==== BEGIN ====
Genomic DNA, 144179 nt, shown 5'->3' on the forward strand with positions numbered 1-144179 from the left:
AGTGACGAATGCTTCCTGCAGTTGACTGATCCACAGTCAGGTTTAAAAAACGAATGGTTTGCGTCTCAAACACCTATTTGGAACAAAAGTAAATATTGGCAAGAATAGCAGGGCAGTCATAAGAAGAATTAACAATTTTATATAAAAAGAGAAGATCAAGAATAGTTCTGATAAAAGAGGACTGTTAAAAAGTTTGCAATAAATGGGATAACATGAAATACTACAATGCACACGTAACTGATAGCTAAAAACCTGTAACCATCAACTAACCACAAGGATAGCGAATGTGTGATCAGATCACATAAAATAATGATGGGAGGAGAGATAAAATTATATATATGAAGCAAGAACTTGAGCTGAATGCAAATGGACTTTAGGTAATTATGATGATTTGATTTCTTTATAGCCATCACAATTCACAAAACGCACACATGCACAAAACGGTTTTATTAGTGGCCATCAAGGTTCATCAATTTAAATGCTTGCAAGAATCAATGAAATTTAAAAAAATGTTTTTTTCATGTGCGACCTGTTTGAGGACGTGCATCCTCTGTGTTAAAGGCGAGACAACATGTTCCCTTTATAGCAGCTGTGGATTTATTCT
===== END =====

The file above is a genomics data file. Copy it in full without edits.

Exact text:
Genomic DNA, 144179 nt, shown 5'->3' on the forward strand with positions numbered 1-144179 from the left:
AGTGACGAATGCTTCCTGCAGTTGACTGATCCACAGTCAGGTTTAAAAAACGAATGGTTTGCGTCTCAAACACCTATTTGGAACAAAAGTAAATATTGGCAAGAATAGCAGGGCAGTCATAAGAAGAATTAACAATTTTATATAAAAAGAGAAGATCAAGAATAGTTCTGATAAAAGAGGACTGTTAAAAAGTTTGCAATAAATGGGATAACATGAAATACTACAATGCACACGTAACTGATAGCTAAAAACCTGTAACCATCAACTAACCACAAGGATAGCGAATGTGTGATCAGATCACATAAAATAATGATGGGAGGAGAGATAAAATTATATATATGAAGCAAGAACTTGAGCTGAATGCAAATGGACTTTAGGTAATTATGATGATTTGATTTCTTTATAGCCATCACAATTCACAAAACGCACACATGCACAAAACGGTTTTATTAGTGGCCATCAAGGTTCATCAATTTAAATGCTTGCAAGAATCAATGAAATTTAAAAAAATGTTTTTTTCATGTGCGACCTGTTTGAGGACGTGCATCCTCTGTGTTAAAGGCGAGACAACATGTTCCCTTTATAGCAGCTGTGGATTTATTCT